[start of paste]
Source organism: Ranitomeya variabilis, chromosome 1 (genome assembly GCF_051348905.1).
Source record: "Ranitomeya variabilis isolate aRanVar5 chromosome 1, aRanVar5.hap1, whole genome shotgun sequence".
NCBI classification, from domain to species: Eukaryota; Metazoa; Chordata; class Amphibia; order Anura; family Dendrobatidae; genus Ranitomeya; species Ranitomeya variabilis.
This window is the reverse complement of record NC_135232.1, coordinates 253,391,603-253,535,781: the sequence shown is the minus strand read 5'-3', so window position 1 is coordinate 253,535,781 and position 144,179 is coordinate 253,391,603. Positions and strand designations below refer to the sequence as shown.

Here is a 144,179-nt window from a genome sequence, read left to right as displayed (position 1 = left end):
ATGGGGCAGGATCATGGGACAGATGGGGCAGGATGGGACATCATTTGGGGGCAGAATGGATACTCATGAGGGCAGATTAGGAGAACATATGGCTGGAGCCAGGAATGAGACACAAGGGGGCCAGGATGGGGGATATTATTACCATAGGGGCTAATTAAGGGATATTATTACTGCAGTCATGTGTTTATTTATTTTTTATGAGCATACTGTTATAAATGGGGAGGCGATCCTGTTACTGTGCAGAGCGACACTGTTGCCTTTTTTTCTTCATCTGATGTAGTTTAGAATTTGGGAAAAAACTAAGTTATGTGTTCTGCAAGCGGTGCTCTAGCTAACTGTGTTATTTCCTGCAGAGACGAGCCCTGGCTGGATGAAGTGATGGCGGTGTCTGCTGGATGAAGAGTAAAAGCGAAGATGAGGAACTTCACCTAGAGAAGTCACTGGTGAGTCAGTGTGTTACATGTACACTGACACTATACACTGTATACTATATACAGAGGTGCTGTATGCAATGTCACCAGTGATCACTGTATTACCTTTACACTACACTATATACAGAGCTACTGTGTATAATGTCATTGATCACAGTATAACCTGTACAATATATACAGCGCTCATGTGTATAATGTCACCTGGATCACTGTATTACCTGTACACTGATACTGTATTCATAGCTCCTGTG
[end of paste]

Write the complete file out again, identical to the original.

Source organism: Ranitomeya variabilis, chromosome 1 (genome assembly GCF_051348905.1).
Source record: "Ranitomeya variabilis isolate aRanVar5 chromosome 1, aRanVar5.hap1, whole genome shotgun sequence".
NCBI classification, from domain to species: Eukaryota; Metazoa; Chordata; class Amphibia; order Anura; family Dendrobatidae; genus Ranitomeya; species Ranitomeya variabilis.
This window is the reverse complement of record NC_135232.1, coordinates 253,391,603-253,535,781: the sequence shown is the minus strand read 5'-3', so window position 1 is coordinate 253,535,781 and position 144,179 is coordinate 253,391,603. Positions and strand designations below refer to the sequence as shown.

Here is a 144,179-nt window from a genome sequence, read left to right as displayed (position 1 = left end):
ATGGGGCAGGATCATGGGACAGATGGGGCAGGATGGGACATCATTTGGGGGCAGAATGGATACTCATGAGGGCAGATTAGGAGAACATATGGCTGGAGCCAGGAATGAGACACAAGGGGGCCAGGATGGGGGATATTATTACCATAGGGGCTAATTAAGGGATATTATTACTGCAGTCATGTGTTTATTTATTTTTTATGAGCATACTGTTATAAATGGGGAGGCGATCCTGTTACTGTGCAGAGCGACACTGTTGCCTTTTTTTCTTCATCTGATGTAGTTTAGAATTTGGGAAAAAACTAAGTTATGTGTTCTGCAAGCGGTGCTCTAGCTAACTGTGTTATTTCCTGCAGAGACGAGCCCTGGCTGGATGAAGTGATGGCGGTGTCTGCTGGATGAAGAGTAAAAGCGAAGATGAGGAACTTCACCTAGAGAAGTCACTGGTGAGTCAGTGTGTTACATGTACACTGACACTATACACTGTATACTATATACAGAGGTGCTGTATGCAATGTCACCAGTGATCACTGTATTACCTTTACACTACACTATATACAGAGCTACTGTGTATAATGTCATTGATCACAGTATAACCTGTACAATATATACAGCGCTCATGTGTATAATGTCACCTGGATCACTGTATTACCTGTACACTGATACTGTATTCATAGCTCCTGTG